Susan Shapiro

Susan Shapiro, an award-winning writing professor, freelances for the NY Times, NY Magazine, WSJ, Washington Post, L.A. Times, Elle & Oprah.com. She's the bestselling author/coauthor of 12 books her family hates including Five Men Who Broke My Heart, Lighting Up, Unhooked, The Bosnia List & the new inspiring writing guide The Byline Bible. She and her husband, a scriptwriter, live in Greenwich Village, where she teaches her popular "instant gratification takes too long" classes at The New School, NYU and in private workshops & seminars. Follow her on Twitter at @susanshapironet, Instagram at @Profsue123 or email ProfSue123@gmail.com.



THE BYLINE BIBLE coming out summer 2018

Follow Sue on Facebook, Twitter, and Instagram
Purchase at Amazon, Barnes & Noble, Powell's, Books-A-Million



“A brilliant, witty, and inspiring guide”
The Rumpus


Publishers Weekly review
The TUE/DO List
18 Ways To Write Funnier Faster excerpt
The Rumpus: Blood from a Door Nail


★ STARRED REVIEW
Shapiro, Susan.
The Byline Bible: Get Published in Five Weeks.
Writer’s Digest. Aug. 2018. 256p. illus.
ISBN 9781440353680. pap. $19.99. COMM

According to award-winning writing professor and best-selling author ­Shapiro (What’s Never Said), “The best way to break into publishing is with a great three-page double-spaced personal essay.” Combining hard-won experience, practical lessons from teaching more than 25,000 students (who have since published 150 books), Shapiro exemplifies the truism that simplicity is indeed the last thing found—and offers her own: “Instant Gratification Takes Too Long.” Considering the book’s subtitle, readers with impatient literary ambitions will learn not only how to identify and “target” editors but when, why, and what to pitch. Shapiro’s work is distinguished by providing actual student-written service pieces, op-eds, essays, plus the author’s own successful pitch letters. An oft-noted criticism is that few universities teach students how to employ writing and editing skills. And while the New School offered the author an opportunity to change that, she is quick to add that so long as one has a potent idea, three great pages, and a seasoned editor or guide, nothing else—higher education, experience—matters. The worst that will happen, notes New York Times editor Peter Catapano, is “No, thank you.” VERDICT For novice writers and professionals alike, this comprehensive desk reference will prove invaluable.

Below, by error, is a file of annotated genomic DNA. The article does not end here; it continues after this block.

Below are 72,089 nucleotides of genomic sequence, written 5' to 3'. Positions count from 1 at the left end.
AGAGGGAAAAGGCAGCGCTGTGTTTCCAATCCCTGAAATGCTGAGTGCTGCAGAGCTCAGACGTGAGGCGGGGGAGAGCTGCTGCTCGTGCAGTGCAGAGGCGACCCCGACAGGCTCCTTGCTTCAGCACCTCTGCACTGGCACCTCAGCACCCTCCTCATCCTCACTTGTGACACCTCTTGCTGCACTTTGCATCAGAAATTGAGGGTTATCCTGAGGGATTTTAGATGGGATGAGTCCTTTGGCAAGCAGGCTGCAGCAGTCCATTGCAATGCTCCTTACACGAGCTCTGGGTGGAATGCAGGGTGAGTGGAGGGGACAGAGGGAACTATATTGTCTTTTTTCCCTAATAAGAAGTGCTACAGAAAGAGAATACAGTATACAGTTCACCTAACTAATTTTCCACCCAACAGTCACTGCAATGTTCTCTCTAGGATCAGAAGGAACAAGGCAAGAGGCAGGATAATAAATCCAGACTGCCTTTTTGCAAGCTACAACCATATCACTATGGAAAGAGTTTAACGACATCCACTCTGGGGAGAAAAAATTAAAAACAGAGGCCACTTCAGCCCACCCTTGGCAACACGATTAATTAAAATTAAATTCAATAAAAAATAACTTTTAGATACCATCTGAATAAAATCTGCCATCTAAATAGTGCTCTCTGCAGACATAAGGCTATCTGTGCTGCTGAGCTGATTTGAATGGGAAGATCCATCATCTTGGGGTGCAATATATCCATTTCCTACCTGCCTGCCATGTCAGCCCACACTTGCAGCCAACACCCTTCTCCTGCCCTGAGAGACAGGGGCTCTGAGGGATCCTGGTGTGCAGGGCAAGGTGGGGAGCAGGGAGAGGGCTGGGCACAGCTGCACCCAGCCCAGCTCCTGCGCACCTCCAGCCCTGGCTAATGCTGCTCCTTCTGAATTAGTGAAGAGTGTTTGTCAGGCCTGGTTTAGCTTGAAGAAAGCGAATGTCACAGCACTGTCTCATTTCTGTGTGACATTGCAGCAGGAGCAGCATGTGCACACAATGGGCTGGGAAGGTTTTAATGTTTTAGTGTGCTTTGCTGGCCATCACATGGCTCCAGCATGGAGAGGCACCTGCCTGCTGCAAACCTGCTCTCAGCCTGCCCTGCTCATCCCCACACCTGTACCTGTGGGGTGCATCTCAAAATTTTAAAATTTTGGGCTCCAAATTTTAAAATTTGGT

William Grabowski, Library Journal

READINGS & TALKSREADINGS AND TALKS
Word Lovers' Valentine Publishing Panel
Susan Shapiro’s "instant gratification takes too long" classes, taught at New York University, the New School, and in private seminars, task her students with writing and publishing a piece by the end of the course—for added incentive, attendees are encouraged to pay the fee with newly earned funds from published works. The author will gather an insightful group of gatekeepers to share trade secrets on breaking into the magazine and publishing worlds. Speakers include the Times editor Peter Catapano, the Beacon Press book editor Rakia Clark, and the Rolling Stone editor Jerry Portwood.
The New Yorker
The Byline Bible: Get Published in 5 Weeks
by Susan Shapiro

Writer’s Digest, $17.99 trade paper (272p) ISBN 978-1-44035-368-0
In clear, energetic, and forthright language, writer and teacher Shapiro (Only as Good as Your Word) provides a nuts-and-bolts guide to getting a piece of nonfiction writing published, whether in print or online. She focuses on producing short, confessional essays, which she proclaims are the “best way to break into publishing,” though she also includes advice on op-ed and humor pieces, among others. There are no shortcuts, however, despite the gimmicky subtitle. Shapiro constantly reminds her readers to do their homework and thoroughly read up on the genre they’re trying to break into, and the publications they’re planning on approaching. She emphasizes timeliness and originality in choosing subject matter, the importance of feedback and revising when writing, and openness to learning from rejection while approaching editors and publishers. Succinct lists throughout of dos and don’ts (“Don’t arrogantly tell the editor that his readers will surely love your brilliant piece”) will help the potential scribe keep all of Shapiro’s points in order and to hand. Her book is not a full substitute for taking a writing class and learning with a pro, but her insights are excellent starting points for beginners and good reminders for veterans. (Aug.)
Publishers Weekly


Copyright 2004-2018 Susan Shapiro and Relium Corp. All Rights Reserved.
Fix-Up Fanatic cover art by Mary Lynn Blasutta